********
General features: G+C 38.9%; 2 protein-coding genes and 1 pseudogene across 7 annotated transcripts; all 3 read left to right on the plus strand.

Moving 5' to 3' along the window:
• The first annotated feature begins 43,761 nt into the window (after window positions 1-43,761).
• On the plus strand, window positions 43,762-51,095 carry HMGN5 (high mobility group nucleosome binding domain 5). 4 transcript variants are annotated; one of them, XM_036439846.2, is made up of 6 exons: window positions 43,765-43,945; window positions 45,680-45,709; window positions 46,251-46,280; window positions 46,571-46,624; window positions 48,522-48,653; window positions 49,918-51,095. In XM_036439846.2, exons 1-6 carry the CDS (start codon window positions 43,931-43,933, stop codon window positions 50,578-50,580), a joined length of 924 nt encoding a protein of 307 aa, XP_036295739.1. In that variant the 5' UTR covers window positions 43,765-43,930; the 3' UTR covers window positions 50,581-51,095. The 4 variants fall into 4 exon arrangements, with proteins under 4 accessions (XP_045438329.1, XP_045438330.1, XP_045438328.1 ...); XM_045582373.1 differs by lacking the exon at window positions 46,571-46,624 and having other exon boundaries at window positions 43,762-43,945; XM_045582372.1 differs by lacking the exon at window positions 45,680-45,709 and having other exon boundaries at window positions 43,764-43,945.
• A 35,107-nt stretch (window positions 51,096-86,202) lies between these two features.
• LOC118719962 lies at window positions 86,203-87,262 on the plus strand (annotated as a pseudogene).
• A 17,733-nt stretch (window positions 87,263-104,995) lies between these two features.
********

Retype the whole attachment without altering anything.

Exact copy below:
General features: G+C 38.9%; 2 protein-coding genes and 1 pseudogene across 7 annotated transcripts; all 3 read left to right on the plus strand.

Moving 5' to 3' along the window:
• The first annotated feature begins 43,761 nt into the window (after window positions 1-43,761).
• On the plus strand, window positions 43,762-51,095 carry HMGN5 (high mobility group nucleosome binding domain 5). 4 transcript variants are annotated; one of them, XM_036439846.2, is made up of 6 exons: window positions 43,765-43,945; window positions 45,680-45,709; window positions 46,251-46,280; window positions 46,571-46,624; window positions 48,522-48,653; window positions 49,918-51,095. In XM_036439846.2, exons 1-6 carry the CDS (start codon window positions 43,931-43,933, stop codon window positions 50,578-50,580), a joined length of 924 nt encoding a protein of 307 aa, XP_036295739.1. In that variant the 5' UTR covers window positions 43,765-43,930; the 3' UTR covers window positions 50,581-51,095. The 4 variants fall into 4 exon arrangements, with proteins under 4 accessions (XP_045438329.1, XP_045438330.1, XP_045438328.1 ...); XM_045582373.1 differs by lacking the exon at window positions 46,571-46,624 and having other exon boundaries at window positions 43,762-43,945; XM_045582372.1 differs by lacking the exon at window positions 45,680-45,709 and having other exon boundaries at window positions 43,764-43,945.
• A 35,107-nt stretch (window positions 51,096-86,202) lies between these two features.
• LOC118719962 lies at window positions 86,203-87,262 on the plus strand (annotated as a pseudogene).
• A 17,733-nt stretch (window positions 87,263-104,995) lies between these two features.